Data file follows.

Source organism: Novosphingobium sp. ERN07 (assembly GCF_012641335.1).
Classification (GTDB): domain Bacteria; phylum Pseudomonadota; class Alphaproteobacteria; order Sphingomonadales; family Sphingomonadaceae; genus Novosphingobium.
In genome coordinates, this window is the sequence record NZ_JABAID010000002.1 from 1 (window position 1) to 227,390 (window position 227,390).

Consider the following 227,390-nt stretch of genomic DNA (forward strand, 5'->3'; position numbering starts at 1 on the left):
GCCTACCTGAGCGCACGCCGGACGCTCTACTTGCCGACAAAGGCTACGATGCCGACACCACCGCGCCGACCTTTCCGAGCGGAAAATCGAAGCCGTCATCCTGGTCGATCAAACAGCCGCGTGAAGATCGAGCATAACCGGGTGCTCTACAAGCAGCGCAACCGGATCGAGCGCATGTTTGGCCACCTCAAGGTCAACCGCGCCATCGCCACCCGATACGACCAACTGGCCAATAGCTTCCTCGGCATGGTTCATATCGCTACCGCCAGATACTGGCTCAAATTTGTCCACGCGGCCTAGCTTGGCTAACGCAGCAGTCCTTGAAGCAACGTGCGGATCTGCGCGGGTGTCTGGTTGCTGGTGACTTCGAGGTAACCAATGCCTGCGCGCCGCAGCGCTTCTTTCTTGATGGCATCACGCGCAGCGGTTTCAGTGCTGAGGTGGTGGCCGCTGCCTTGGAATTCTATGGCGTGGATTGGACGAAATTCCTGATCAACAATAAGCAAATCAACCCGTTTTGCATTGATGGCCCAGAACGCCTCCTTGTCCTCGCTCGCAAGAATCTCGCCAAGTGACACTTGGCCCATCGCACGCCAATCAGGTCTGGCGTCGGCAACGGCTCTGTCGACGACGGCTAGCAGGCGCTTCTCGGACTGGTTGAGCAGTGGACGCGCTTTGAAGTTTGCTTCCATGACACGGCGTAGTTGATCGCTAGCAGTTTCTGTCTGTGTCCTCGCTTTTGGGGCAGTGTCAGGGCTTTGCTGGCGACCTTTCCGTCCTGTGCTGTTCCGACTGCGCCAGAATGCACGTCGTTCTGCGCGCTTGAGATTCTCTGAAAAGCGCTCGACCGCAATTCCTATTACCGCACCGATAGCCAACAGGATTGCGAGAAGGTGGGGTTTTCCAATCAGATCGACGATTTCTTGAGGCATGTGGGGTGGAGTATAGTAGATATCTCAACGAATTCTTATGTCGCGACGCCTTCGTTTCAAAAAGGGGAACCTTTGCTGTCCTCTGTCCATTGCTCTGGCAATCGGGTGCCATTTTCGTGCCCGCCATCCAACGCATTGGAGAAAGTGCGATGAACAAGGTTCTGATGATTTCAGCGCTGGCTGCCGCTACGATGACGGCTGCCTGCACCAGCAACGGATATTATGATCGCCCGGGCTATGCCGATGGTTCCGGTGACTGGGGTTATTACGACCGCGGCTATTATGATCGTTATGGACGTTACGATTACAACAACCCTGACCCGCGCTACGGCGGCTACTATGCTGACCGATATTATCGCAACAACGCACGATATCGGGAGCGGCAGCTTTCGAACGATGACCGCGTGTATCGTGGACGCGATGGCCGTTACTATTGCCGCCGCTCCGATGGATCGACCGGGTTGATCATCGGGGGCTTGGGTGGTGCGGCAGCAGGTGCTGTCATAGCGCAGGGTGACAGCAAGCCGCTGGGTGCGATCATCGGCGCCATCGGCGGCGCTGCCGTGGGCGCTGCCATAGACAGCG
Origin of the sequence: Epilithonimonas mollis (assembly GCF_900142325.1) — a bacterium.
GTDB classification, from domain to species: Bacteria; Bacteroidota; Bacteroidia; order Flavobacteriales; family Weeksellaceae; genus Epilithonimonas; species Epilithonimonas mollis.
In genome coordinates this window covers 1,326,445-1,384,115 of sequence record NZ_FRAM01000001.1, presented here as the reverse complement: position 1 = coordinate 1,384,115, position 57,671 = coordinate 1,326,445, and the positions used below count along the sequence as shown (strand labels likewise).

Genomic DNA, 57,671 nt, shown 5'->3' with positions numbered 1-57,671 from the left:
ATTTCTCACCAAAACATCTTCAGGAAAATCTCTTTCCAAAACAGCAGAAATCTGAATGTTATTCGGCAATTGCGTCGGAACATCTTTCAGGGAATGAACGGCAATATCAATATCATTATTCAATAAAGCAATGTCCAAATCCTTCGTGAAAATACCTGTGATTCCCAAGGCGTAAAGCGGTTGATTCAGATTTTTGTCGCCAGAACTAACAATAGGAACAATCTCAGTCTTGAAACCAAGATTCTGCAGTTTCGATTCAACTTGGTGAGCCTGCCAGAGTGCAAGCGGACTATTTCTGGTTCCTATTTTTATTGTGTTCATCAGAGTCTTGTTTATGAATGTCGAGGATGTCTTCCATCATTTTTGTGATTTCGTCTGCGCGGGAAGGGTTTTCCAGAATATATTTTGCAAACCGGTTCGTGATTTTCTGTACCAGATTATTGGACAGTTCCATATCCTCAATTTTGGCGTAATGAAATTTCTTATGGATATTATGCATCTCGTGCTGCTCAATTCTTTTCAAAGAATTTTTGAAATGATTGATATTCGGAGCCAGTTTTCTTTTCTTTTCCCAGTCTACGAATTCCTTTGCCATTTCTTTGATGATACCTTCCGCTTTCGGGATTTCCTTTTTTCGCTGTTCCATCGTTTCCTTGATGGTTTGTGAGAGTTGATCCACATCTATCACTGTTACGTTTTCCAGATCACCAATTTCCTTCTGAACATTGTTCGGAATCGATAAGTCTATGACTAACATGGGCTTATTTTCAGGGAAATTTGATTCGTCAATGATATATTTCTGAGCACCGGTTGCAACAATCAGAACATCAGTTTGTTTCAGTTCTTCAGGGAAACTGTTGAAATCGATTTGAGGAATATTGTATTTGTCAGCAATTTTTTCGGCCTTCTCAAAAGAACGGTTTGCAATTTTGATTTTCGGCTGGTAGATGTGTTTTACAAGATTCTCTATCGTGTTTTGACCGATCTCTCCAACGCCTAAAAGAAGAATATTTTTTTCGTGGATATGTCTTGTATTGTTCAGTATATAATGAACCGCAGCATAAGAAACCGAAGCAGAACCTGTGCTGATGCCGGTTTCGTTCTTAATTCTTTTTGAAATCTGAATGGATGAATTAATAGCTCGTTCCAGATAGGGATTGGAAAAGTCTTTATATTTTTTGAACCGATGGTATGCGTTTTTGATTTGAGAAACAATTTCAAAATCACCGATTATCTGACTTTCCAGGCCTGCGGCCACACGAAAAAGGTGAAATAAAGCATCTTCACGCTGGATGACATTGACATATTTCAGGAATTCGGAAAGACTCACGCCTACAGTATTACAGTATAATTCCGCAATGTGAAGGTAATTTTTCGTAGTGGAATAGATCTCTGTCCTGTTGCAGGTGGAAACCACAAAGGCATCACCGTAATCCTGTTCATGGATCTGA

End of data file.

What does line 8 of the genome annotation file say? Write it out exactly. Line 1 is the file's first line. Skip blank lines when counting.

In genome coordinates this window covers 1,326,445-1,384,115 of sequence record NZ_FRAM01000001.1, presented here as the reverse complement: position 1 = coordinate 1,384,115, position 57,671 = coordinate 1,326,445, and the positions used below count along the sequence as shown (strand labels likewise).